Obesity linked to heightened sense of smell for food

New research shows that obese and overweight people have a greater sense of smell for food. The study at the University of Portsmouth explains why some people struggle to stay slim. The researchers say that it is known that part of the brain that processes information about odour is also connected to the feeding centres of the brain. This study adds to the knowledge and is published in the journal Chemical Senses.

As obesity rises worldwide this is extremely relevant. Too much food and little physical activity may be important causes but researchers are looking for deeper reasons behind the epidemic also.

Psychologist Dr. Lorenzo Stafford and his team asked 64 volunteers to take part in a series of experiments that tested their smelling ability. Findings showed that people appear to be slightly better at smelling food odours after they have eaten rather than when they are hungry. Dr Stafford explains this saying that it could be the body’s way of detecting and rejecting foods no longer needed in order to maintain the right energy balance and stop a person eating too much. Another finding showed that people who are overweight - those with a higher body mass index or BMI - have a far heightened sense of smell for food compared to slim people, particularly after they have eaten a full meal. He says that this sharper sense of smell may compel the individual to carry on eating, even when they are full.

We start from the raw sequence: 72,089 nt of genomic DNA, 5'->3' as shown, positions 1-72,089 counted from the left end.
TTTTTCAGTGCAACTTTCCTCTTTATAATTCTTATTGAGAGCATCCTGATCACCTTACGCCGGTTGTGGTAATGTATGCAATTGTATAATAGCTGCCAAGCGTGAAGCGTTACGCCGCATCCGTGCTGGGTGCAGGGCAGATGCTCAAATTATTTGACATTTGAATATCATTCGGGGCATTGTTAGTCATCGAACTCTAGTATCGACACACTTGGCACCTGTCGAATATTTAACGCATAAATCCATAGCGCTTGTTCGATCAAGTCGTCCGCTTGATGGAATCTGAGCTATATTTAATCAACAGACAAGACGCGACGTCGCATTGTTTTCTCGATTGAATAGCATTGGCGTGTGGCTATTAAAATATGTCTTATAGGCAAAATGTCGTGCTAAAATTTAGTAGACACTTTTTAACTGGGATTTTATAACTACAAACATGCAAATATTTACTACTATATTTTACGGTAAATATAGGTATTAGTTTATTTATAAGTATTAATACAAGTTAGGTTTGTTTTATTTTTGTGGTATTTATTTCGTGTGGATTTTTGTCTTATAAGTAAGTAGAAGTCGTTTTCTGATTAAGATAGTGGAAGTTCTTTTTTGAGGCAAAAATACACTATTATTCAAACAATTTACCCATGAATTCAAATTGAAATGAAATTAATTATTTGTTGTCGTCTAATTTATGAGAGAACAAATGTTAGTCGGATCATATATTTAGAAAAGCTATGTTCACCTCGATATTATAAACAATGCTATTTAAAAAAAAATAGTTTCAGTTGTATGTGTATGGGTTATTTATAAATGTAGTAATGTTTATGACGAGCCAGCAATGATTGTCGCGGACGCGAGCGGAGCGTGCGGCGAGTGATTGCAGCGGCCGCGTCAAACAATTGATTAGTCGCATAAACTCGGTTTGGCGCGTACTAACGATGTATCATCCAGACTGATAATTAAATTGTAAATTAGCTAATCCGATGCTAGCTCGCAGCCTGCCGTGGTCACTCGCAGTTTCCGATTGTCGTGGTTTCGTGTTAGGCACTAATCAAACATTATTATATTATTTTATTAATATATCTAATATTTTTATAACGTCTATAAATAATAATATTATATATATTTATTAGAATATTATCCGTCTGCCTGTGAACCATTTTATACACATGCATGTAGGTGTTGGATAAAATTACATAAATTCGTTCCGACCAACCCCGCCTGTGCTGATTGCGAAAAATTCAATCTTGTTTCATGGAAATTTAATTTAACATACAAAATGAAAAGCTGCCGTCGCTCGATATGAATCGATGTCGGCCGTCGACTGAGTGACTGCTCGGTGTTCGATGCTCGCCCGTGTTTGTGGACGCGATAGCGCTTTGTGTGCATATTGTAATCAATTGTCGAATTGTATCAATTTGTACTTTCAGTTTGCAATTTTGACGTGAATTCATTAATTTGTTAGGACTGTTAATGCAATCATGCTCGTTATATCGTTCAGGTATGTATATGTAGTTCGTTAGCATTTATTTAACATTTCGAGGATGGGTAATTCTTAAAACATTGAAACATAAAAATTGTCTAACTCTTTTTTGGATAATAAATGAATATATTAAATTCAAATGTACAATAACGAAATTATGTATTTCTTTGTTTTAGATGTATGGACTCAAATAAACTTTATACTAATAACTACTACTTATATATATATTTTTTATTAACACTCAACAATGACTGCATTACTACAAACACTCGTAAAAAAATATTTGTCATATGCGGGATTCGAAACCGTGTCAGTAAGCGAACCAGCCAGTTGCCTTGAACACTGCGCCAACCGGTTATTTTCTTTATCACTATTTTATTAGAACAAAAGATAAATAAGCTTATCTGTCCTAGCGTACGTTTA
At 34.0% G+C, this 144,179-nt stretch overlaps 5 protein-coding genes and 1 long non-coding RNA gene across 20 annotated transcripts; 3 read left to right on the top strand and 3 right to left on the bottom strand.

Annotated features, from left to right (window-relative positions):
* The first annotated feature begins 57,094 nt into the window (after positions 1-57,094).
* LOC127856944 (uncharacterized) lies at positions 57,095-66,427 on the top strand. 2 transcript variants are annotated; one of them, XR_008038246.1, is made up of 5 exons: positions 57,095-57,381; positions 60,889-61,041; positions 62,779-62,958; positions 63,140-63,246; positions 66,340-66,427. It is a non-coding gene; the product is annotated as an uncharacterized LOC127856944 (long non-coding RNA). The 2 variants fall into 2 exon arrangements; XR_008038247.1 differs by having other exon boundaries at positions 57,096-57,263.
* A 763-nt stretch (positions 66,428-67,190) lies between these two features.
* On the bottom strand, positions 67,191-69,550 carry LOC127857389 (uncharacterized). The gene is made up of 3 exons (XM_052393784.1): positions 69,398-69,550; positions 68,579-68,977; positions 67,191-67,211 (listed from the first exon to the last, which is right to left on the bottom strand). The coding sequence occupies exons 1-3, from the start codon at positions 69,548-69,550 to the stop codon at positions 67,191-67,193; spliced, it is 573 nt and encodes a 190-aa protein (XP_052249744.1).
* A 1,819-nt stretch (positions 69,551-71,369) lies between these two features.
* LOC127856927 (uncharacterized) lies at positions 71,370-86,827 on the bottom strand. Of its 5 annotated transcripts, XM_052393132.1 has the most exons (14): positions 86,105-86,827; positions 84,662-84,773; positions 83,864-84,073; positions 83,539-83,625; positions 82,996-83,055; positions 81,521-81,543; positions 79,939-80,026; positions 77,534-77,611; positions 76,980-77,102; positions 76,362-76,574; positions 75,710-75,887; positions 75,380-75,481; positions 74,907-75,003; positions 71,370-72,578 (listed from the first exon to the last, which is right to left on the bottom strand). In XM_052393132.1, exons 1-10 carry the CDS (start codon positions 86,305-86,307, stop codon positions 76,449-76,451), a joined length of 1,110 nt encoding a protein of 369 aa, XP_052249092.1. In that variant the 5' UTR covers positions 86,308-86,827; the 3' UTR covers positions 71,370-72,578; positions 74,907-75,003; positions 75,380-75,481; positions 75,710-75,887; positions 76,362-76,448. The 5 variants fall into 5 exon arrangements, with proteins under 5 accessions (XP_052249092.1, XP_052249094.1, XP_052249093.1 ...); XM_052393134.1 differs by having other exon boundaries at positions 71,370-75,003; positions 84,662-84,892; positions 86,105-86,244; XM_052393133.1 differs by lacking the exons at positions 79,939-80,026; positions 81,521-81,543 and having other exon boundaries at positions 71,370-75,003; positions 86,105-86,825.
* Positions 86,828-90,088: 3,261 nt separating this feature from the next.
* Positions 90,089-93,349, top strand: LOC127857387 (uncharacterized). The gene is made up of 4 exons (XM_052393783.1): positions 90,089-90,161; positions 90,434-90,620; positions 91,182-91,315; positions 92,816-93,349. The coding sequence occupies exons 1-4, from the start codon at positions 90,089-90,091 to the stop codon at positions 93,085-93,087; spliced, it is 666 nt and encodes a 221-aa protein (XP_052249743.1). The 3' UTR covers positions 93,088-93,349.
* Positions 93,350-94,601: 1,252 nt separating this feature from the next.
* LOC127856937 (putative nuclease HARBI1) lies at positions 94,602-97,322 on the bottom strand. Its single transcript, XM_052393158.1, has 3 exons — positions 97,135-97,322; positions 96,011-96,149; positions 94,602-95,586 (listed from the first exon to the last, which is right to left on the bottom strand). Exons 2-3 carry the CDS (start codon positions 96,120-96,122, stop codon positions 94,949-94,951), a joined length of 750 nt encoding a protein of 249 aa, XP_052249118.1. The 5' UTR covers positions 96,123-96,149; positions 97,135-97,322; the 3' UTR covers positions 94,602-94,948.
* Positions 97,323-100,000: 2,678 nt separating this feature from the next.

Dr. Stafford said, “It could be speculated that for those with a propensity to gain weight, their higher sense of smell for food related odours might actually play a more active role in food intake… Hopefully this research will stimulate more work in this area with the potential to help those who struggle with their weight and those who treat people with weight problems.”



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